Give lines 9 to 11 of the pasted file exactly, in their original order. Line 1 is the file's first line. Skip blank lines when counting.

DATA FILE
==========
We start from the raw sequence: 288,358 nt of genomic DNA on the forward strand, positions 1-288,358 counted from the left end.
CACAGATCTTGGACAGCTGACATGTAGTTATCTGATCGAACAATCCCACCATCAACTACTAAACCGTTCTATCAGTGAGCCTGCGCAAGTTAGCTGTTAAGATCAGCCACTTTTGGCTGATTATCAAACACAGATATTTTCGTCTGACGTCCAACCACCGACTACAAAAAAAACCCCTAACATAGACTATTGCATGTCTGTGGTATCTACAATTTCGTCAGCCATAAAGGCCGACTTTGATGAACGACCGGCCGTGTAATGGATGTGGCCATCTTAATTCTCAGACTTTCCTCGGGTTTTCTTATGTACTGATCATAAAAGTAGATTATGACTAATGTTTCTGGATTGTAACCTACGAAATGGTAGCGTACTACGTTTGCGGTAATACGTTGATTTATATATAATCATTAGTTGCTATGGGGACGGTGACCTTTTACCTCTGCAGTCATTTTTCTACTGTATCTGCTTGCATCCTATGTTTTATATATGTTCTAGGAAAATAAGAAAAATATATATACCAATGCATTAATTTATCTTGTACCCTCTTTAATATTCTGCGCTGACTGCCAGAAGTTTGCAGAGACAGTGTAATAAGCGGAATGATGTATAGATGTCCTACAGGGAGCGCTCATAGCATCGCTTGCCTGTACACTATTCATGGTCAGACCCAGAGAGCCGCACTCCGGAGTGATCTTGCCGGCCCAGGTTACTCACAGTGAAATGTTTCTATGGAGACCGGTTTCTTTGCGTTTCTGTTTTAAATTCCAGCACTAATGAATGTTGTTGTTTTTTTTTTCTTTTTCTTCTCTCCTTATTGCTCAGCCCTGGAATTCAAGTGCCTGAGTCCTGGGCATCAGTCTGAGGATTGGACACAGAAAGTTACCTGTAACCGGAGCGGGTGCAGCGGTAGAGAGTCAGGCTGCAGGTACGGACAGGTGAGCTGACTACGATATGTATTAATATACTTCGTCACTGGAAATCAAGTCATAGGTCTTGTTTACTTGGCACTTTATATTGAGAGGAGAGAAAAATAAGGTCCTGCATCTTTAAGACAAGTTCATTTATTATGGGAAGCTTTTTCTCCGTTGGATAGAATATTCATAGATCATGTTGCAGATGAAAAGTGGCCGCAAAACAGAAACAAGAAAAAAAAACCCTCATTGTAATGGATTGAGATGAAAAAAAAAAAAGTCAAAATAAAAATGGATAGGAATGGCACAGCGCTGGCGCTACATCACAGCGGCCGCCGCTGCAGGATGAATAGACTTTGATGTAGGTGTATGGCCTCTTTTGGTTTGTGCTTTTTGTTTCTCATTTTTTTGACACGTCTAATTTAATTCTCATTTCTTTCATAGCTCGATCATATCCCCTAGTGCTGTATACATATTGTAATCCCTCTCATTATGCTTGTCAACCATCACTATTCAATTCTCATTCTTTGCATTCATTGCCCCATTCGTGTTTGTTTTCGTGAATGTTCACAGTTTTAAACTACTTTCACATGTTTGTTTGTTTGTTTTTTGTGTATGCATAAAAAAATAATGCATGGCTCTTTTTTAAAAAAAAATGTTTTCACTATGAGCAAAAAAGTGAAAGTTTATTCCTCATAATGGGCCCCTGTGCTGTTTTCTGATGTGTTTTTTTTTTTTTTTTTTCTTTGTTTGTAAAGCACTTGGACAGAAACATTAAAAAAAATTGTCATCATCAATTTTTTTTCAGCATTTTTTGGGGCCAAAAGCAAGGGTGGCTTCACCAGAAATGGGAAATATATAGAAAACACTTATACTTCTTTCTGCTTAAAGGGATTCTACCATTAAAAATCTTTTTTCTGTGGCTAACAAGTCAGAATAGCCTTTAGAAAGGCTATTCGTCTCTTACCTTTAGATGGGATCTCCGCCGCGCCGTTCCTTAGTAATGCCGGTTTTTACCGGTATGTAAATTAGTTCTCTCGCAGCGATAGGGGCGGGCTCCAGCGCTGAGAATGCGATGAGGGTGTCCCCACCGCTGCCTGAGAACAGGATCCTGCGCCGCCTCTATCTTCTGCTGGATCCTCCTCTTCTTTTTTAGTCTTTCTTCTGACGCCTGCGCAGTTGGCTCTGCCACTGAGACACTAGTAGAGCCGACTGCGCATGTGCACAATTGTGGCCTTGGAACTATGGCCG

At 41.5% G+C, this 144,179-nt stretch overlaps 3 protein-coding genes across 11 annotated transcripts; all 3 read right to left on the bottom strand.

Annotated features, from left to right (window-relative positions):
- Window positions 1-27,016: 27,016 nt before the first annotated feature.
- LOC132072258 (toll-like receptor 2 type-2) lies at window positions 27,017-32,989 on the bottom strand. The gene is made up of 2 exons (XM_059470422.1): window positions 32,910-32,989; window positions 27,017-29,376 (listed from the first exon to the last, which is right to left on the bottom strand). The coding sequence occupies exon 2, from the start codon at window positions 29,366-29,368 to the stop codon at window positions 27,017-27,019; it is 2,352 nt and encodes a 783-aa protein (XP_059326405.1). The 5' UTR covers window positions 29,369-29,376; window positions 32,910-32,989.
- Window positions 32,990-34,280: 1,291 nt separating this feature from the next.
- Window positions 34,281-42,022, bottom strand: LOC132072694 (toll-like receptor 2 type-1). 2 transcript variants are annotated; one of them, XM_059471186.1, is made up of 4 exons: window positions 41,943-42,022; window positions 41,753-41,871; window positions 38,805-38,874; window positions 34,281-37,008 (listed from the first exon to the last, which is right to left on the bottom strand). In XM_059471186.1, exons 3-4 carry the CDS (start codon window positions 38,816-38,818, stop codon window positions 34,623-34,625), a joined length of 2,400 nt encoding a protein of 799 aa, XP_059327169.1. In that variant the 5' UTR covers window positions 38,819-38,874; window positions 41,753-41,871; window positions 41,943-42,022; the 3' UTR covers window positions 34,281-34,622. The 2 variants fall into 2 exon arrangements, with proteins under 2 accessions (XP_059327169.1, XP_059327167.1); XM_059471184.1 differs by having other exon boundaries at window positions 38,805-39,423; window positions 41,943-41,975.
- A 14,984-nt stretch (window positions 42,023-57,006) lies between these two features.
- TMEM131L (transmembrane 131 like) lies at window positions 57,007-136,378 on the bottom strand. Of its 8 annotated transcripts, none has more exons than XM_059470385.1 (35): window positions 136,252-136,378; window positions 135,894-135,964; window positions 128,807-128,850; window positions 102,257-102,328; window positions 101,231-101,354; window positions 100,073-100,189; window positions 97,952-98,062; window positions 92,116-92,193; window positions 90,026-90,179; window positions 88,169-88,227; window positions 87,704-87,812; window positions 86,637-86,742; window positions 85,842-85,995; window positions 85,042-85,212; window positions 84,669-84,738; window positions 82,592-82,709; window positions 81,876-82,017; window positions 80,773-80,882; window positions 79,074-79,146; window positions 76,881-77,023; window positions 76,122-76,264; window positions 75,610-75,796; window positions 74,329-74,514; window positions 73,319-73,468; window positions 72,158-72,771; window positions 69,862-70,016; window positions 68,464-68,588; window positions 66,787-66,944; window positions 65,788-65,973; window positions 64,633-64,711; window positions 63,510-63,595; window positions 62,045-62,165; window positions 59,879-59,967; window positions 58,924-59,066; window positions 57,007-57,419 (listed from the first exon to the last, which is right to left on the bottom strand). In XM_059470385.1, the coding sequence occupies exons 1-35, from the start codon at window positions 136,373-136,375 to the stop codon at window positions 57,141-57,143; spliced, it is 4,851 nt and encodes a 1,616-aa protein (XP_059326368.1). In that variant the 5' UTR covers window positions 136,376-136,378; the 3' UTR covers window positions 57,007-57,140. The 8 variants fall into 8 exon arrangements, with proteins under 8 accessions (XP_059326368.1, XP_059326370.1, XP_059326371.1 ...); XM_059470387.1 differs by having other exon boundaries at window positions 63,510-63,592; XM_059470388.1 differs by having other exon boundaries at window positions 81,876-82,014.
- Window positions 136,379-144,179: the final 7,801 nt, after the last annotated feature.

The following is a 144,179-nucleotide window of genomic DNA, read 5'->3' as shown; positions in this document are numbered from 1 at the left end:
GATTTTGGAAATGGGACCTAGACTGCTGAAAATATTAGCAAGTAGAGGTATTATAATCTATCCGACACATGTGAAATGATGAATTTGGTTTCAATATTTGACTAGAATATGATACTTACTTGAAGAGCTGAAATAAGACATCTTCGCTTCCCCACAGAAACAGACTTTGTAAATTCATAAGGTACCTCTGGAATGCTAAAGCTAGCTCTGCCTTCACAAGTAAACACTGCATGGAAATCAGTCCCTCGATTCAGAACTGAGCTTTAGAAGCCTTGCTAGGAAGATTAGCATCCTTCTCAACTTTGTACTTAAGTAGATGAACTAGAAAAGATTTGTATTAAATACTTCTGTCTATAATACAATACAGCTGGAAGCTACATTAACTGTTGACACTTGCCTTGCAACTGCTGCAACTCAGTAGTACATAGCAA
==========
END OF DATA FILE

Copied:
- A 14,984-nt stretch (window positions 42,023-57,006) lies between these two features.
- TMEM131L (transmembrane 131 like) lies at window positions 57,007-136,378 on the bottom strand. Of its 8 annotated transcripts, none has more exons than XM_059470385.1 (35): window positions 136,252-136,378; window positions 135,894-135,964; window positions 128,807-128,850; window positions 102,257-102,328; window positions 101,231-101,354; window positions 100,073-100,189; window positions 97,952-98,062; window positions 92,116-92,193; window positions 90,026-90,179; window positions 88,169-88,227; window positions 87,704-87,812; window positions 86,637-86,742; window positions 85,842-85,995; window positions 85,042-85,212; window positions 84,669-84,738; window positions 82,592-82,709; window positions 81,876-82,017; window positions 80,773-80,882; window positions 79,074-79,146; window positions 76,881-77,023; window positions 76,122-76,264; window positions 75,610-75,796; window positions 74,329-74,514; window positions 73,319-73,468; window positions 72,158-72,771; window positions 69,862-70,016; window positions 68,464-68,588; window positions 66,787-66,944; window positions 65,788-65,973; window positions 64,633-64,711; window positions 63,510-63,595; window positions 62,045-62,165; window positions 59,879-59,967; window positions 58,924-59,066; window positions 57,007-57,419 (listed from the first exon to the last, which is right to left on the bottom strand). In XM_059470385.1, the coding sequence occupies exons 1-35, from the start codon at window positions 136,373-136,375 to the stop codon at window positions 57,141-57,143; spliced, it is 4,851 nt and encodes a 1,616-aa protein (XP_059326368.1). In that variant the 5' UTR covers window positions 136,376-136,378; the 3' UTR covers window positions 57,007-57,140. The 8 variants fall into 8 exon arrangements, with proteins under 8 accessions (XP_059326368.1, XP_059326370.1, XP_059326371.1 ...); XM_059470387.1 differs by having other exon boundaries at window positions 63,510-63,592; XM_059470388.1 differs by having other exon boundaries at window positions 81,876-82,014.
- Window positions 136,379-144,179: the final 7,801 nt, after the last annotated feature.